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5 Changes to Healthcare that Impact Your Costs

In last week’s post, we talked about how the Affordable Care Act (also known as ObamaCare) aims to increase access to healthcare. This week we’ll talk about additional costs, taxes, or tax credits you may see with the new law.

Taxes

Changes to Medicare Part D to Save You Money

Donut Hole Disappears in 2020
Each year since 2010, the donut hole amount has been reduced by 10%. It will continue to go down 10% each year until it disappears in 2020. Then, you will only pay your normal 25% coinsurance after you reach your deductible. Coinsurance means Medicare pays 75%, you pay 25%.

Reduced Costs on Some Brand Name Drugs
Since it’s 2012, and you still have a donut hole, the government has negotiated with brand name drug manufacturers to offer 50% off some prescriptions. Check with your local pharmacy to see if the discount applies to your medications.

Learn more about changes to the donut hole on healthcare.gov.

Fewer Tax Breaks for Certain People

Itemized Medical Expense Deduction Goes Up
Starting next year, if you want to deduct medical expenses on your taxes, you could only do so if they exceeded 10% of your adjusted gross income. In past years, that percentage was 7.5%.

That means, if you make $50,000 a year, you would have to have $5,000 in medical expenses in order to deduct them.

If you’re over 65, your threshold will continue to be 7.5% of your adjusted gross income until 2016.

FSA Contributions Capped at $2500
Gone are the days of putting several thousand dollars into an FSA and getting the benefits of that tax-free money. Starting in 2013, you can only put $2500 into an FSA (flexible spending account.) This amount will increase annually based on a cost of living adjustment.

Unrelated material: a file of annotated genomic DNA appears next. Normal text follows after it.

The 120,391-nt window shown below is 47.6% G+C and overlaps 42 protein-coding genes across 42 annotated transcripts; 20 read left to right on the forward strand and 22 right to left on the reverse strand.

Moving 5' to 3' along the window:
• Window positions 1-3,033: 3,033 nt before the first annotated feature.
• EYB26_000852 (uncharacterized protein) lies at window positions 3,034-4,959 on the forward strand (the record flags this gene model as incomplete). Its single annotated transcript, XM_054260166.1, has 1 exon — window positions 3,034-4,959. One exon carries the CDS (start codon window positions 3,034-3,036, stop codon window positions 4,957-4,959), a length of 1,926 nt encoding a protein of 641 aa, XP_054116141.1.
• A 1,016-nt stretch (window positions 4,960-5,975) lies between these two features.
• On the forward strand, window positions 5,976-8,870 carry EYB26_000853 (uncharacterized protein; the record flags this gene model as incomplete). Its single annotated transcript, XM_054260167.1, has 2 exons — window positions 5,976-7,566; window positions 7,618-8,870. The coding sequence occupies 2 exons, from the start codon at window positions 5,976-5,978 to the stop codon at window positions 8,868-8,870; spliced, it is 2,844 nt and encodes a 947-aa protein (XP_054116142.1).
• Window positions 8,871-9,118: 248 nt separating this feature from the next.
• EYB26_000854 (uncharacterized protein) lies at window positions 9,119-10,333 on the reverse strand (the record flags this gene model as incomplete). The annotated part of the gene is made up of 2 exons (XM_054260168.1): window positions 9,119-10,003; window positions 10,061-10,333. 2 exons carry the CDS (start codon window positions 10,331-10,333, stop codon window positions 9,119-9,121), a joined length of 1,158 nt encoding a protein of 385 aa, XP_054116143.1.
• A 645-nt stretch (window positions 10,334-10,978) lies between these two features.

Watch for These New Tax Increases

Medicare Part A Tax Goes Up for High Earners
High earners (individuals who make $200,000 or couples filing jointly who make $250,000) will see an increase in the Medicare Part A tax from 1.45% to 2.35%.  For these same high earners there will be a 3.5% assessment on unearned income (such as dividends and interest income).

New Taxes on Medical Devices
Starting in January 2013, manufacturers will be charged a 2.3% tax on all sales of medical devices – things like latex gloves, pacemakers, prosthetics, stents, and defibrillators.  There are worries that this new tax could cost thousands of American manufacturing jobs.
These are the top 5 changes that could impact you. Remember to follow us on Twitter for up-to-date alerts about healthcare reform.

For more information about healthcare reform, visit Healthcare.gov.

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  1. Pingback: How ObamaCare Aims to Improve Quality of Healthcare « HooPayz Blog

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